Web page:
After Travel Tips

doctor and patient
After travel, sometimes people come home with more than souvenirs. Fortunately, most after-travel illnesses are mild, such as a head cold or an upset stomach. However, other travel-related illnesses may be more serious, and symptoms may not show up until long after you get home.


Need to See a Doctor?

Seek medical attention if you are not feeling well after your trip, whether you have diarrhea, skin problems, trouble breathing, or other issues.

Be sure to tell your doctor about your travel, including where you went and what you did on your trip. This information will help your doctor consider infections that are rare or not found in the United States. Some details to include:

  • Your vaccination history
  • What you did on your trip (activities, excursions, missionary work, medical work)
  • How long you were gone
  • Where you stayed (hotel, private home, tent)
  • What you ate and drank
  • Whether you were bitten by bugs or bitten, scratched, or licked by animals
  • Whether you swam in fresh water
  • Whether you received health care abroad
  • Any other possible exposures to infections like sexual encounters, tattoos, piercings, or injuries that broke the skin

You may wish to talk to an infectious disease doctor or travel medicine specialist. If you need help finding a travel medicine specialist, find a clinic here.

What Else Should I Know?


Malaria is a mosquito-borne disease caused by a parasite.  Malaria is serious and may be deadly. After you have left an area with malaria, it is very important that you continue taking your antimalarial drugs as prescribed:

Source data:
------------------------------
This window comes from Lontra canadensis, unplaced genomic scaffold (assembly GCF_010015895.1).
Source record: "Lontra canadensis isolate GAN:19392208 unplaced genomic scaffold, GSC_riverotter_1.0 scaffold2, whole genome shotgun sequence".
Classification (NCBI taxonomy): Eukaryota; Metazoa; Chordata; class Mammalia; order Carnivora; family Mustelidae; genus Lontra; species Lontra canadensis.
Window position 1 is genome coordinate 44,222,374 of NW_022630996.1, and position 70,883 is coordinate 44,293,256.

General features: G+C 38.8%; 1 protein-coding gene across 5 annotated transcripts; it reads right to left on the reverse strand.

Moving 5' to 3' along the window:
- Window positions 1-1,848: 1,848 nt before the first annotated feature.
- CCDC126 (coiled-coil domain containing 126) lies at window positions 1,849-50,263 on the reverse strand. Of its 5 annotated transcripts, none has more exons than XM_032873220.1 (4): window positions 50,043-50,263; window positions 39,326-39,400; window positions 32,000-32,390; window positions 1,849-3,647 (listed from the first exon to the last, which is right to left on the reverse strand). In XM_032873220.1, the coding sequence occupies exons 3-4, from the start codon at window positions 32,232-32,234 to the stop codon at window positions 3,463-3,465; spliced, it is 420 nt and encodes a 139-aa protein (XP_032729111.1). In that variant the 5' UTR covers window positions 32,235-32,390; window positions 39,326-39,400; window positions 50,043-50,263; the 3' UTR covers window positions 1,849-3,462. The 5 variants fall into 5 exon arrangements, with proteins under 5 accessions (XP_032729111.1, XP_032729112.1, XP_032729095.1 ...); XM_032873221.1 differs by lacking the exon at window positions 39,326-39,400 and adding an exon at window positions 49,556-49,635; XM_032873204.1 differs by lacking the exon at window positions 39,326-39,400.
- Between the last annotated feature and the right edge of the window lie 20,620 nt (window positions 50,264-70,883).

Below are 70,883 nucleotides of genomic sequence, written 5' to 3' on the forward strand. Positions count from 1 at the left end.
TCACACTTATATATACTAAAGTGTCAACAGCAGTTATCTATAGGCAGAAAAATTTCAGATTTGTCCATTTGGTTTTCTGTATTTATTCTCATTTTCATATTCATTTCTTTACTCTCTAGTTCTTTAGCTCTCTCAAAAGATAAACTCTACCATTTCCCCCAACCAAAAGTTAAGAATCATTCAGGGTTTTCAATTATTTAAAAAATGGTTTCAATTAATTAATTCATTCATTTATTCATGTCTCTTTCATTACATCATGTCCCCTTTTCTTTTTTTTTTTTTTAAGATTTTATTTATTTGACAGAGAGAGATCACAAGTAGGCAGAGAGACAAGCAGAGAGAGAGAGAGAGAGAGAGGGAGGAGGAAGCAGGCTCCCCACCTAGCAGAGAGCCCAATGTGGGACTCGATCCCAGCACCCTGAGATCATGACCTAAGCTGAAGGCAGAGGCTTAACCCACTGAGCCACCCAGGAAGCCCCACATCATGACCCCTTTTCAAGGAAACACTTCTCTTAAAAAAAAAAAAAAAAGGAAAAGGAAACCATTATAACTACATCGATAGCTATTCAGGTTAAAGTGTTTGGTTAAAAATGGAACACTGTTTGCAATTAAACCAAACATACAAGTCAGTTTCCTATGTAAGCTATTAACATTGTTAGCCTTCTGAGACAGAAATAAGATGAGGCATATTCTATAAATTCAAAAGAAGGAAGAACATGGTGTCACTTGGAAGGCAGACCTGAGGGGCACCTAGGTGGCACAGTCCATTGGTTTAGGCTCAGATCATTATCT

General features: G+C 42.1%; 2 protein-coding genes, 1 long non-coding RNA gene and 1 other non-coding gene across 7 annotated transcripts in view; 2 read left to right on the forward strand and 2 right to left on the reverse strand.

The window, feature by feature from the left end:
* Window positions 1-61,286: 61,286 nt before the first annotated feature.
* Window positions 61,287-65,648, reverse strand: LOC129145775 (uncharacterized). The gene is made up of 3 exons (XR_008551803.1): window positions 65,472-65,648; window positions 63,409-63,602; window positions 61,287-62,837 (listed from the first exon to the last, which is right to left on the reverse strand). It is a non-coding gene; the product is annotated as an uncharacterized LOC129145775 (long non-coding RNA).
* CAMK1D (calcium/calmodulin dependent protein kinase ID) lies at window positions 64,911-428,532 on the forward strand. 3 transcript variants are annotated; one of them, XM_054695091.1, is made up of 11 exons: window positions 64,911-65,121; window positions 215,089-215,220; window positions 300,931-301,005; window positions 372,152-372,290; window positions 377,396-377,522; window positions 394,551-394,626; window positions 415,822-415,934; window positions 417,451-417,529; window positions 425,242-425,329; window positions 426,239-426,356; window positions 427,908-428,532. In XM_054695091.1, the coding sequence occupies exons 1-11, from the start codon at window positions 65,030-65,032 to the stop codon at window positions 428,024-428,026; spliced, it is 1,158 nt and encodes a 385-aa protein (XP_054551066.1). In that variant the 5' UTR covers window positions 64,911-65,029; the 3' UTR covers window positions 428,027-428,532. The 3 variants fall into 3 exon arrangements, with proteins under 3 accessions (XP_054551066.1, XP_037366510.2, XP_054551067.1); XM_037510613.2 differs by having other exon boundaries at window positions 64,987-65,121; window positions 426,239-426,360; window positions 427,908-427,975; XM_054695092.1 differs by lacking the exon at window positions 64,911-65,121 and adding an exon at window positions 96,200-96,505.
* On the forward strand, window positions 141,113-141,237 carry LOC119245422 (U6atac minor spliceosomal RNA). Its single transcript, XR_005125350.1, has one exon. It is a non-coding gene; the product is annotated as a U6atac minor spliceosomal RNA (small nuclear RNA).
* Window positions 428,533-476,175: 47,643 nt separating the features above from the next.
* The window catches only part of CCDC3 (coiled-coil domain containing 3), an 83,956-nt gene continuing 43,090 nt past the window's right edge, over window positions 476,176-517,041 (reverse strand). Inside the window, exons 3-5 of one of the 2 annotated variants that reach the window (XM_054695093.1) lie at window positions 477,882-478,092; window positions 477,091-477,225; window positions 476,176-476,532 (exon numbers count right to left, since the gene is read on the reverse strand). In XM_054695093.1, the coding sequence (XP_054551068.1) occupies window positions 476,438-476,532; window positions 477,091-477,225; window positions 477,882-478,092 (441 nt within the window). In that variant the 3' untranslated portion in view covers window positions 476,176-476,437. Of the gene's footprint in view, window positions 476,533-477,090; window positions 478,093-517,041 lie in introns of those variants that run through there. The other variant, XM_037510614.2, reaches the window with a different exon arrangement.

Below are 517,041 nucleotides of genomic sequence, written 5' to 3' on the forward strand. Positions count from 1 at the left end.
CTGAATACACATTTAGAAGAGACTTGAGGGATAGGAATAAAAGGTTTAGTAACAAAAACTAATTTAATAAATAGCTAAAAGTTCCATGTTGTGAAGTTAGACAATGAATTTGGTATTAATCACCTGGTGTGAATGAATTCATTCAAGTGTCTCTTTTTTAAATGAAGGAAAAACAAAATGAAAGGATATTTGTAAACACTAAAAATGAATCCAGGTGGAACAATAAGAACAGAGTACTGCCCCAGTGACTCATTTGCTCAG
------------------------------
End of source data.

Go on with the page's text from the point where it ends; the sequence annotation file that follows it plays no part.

• Weekly for 4 weeks if you are taking doxycycline, chloroquine, or mefloquine
  • Daily for 7 days if you are taking atovaquone/proguanil or primaquine
  • One weekly dose if you are taking tafenoquine

Malaria symptoms usually develop within 30 days, but they could appear up to a year after exposure. If you become ill with a fever or flu-like illness either while traveling in a malaria-risk area or up to 1 year after you return home, you should seek immediate medical attention and tell the clinician your travel history. Because malaria can be a medical emergency, your doctor must rule out malaria if you have been in an area with malaria risk within the past year. A fever could be from malaria even if you took antimalarial medicine, because the medicine, while very effective, is not 100% effective.

Take-Home Message

After travel, if you are not feeling well, seek medical attention, and tell them where you traveled.